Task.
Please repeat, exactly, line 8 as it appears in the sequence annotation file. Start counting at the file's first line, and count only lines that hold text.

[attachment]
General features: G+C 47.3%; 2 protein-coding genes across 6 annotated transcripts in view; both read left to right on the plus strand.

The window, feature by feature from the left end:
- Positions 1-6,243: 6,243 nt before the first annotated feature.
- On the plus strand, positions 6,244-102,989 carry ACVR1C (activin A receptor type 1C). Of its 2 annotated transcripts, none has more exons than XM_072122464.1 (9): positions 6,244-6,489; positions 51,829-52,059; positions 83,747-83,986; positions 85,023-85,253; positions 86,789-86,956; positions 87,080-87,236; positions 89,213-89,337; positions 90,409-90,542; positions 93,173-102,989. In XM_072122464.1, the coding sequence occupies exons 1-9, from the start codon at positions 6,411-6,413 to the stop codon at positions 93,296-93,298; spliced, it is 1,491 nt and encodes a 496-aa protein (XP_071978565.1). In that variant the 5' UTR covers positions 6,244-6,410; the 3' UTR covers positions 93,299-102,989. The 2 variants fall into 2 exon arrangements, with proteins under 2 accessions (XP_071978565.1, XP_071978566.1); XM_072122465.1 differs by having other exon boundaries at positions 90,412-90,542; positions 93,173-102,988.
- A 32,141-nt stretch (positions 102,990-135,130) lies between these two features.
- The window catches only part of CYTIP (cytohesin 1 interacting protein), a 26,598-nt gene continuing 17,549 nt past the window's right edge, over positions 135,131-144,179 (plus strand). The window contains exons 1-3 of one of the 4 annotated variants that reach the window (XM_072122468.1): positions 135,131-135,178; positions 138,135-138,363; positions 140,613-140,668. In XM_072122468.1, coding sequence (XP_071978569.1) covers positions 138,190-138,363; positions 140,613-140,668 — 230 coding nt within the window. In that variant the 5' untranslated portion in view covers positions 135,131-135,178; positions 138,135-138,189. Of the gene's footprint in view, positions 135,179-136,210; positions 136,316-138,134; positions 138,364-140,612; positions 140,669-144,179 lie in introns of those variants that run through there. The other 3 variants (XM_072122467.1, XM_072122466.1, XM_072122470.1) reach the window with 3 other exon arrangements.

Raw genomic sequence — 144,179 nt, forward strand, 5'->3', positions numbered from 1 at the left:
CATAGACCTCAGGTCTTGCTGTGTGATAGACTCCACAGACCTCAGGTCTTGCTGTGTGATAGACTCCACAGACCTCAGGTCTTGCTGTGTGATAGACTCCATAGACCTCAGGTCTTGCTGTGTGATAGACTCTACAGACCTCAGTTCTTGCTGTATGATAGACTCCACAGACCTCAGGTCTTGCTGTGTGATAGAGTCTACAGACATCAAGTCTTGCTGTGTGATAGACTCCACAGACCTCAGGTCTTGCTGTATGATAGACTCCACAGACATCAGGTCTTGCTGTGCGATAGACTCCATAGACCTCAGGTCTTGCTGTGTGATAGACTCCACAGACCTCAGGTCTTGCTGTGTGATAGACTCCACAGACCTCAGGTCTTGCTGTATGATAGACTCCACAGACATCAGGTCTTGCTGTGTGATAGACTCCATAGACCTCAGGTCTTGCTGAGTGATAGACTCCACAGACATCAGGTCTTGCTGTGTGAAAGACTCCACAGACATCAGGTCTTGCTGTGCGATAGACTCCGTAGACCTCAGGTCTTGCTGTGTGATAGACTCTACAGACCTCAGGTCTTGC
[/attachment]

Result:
CATAGACCTCAGGTCTTGCTGTGTGATAGACTCCACAGACCTCAGGTCTTGCTGTGTGATAGACTCCACAGACCTCAGGTCTTGCTGTGTGATAGACTCCATAGACCTCAGGTCTTGCTGTGTGATAGACTCTACAGACCTCAGTTCTTGCTGTATGATAGACTCCACAGACCTCAGGTCTTGCTGTGTGATAGAGTCTACAGACATCAAGTCTTGCTGTGTGATAGACTCCACAGACCTCAGGTCTTGCTGTATGATAGACTCCACAGACATCAGGTCTTGCTGTGCGATAGACTCCATAGACCTCAGGTCTTGCTGTGTGATAGACTCCACAGACCTCAGGTCTTGCTGTGTGATAGACTCCACAGACCTCAGGTCTTGCTGTATGATAGACTCCACAGACATCAGGTCTTGCTGTGTGATAGACTCCATAGACCTCAGGTCTTGCTGAGTGATAGACTCCACAGACATCAGGTCTTGCTGTGTGAAAGACTCCACAGACATCAGGTCTTGCTGTGCGATAGACTCCGTAGACCTCAGGTCTTGCTGTGTGATAGACTCTACAGACCTCAGGTCTTGC